News and Events

Indian River County Creates Tobacco Free Environments in Parks
January 15, 2019

Why consider creating a tobacco free environment? Indian River County decided to make a significant difference in the lives of residents and visitors in January 2019. Believing that a fundamental purpose of local governments is to promote, protect, and improve the health, safety and general welfare of its citizens and visitors, Indian River County Commissioners deliberated how tobacco use in recreational and leisure facilities negatively impact people and the environment.

After having individual meetings with SWAT members in late 2018, all five Indian River County Commissioners unanimously voted to approve a Resolution on January 15th that created tobacco-free environments in all county parks and recreation areas. Thanks to Commissioners Adams, Flescher, O’Bryan, Solari and Zorc for supporting health and taking this step towards reducing the community’s exposure to tobacco.

Because the FDA considers electronic cigarettes to be tobacco products, the Resolution includes both traditional tobacco products and electronic nicotine dispensing systems. Not to be confused with an ordinance or rule, the Resolution requests people to refrain from smoking in parks and recreation areas for a number of reasons.

Tobacco use is the most preventable cause of death. Secondhand smoke is a Class A carcinogen and it puts children in danger of respiratory diseases, asthma and ear infections. Half of all regular smokers will die of a tobacco related illness. Toddlers or wildlife that pick up liquid nicotine pods or cigarette butts may become sick or die from what remains of nicotine or other chemicals. Bacteria or viruses from users can spread via residue from spit tobacco. Electronic cigarettes emit aerosol, not water vapor. They have been known to explode and not enough is known about long term negative effects of using ENDS. Tobacco butts are still the number one littered item in the world and Indian River is no exception. Any tobacco use in recreational environments and facilities sends a contradictory message to people who are using parks for activities that are beneficial to their health.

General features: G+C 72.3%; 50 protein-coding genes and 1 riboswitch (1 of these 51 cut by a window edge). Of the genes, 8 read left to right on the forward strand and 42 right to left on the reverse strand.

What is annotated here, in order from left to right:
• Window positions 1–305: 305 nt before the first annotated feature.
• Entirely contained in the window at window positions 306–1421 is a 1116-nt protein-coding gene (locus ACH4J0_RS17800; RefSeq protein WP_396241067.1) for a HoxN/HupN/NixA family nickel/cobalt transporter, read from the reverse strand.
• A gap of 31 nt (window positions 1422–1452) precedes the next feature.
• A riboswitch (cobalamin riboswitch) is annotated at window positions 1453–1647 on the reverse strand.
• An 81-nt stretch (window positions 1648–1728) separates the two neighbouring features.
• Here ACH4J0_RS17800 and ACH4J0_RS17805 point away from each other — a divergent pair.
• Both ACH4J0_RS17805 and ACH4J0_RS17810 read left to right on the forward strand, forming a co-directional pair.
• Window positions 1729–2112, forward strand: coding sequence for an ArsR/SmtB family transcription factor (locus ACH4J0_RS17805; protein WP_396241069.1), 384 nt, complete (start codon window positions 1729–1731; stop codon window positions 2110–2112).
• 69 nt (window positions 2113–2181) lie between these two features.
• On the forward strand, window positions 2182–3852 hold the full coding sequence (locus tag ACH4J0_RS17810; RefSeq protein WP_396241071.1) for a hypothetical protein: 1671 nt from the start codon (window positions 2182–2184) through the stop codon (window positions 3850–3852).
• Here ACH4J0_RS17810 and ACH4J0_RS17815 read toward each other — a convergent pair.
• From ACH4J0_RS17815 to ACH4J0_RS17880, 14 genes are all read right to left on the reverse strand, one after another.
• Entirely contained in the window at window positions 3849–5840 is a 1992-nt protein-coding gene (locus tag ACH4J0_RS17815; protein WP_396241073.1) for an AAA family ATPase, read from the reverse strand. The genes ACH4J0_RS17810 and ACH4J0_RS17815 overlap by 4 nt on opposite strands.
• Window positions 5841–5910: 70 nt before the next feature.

Asked about the effectiveness of a resolution, QuitDoc Foundation’s Community Health Advocate Leslie Spurlock said, “When asked to do the right thing, most people will,“ she added, “until preemption is overturned at the State level, we will continue to set policies locally. Collectively, local policies send a message to our legislative representatives and tobacco lobbyists, that we want local control over tobacco use in public places where it can harm our neighbors and our environment”.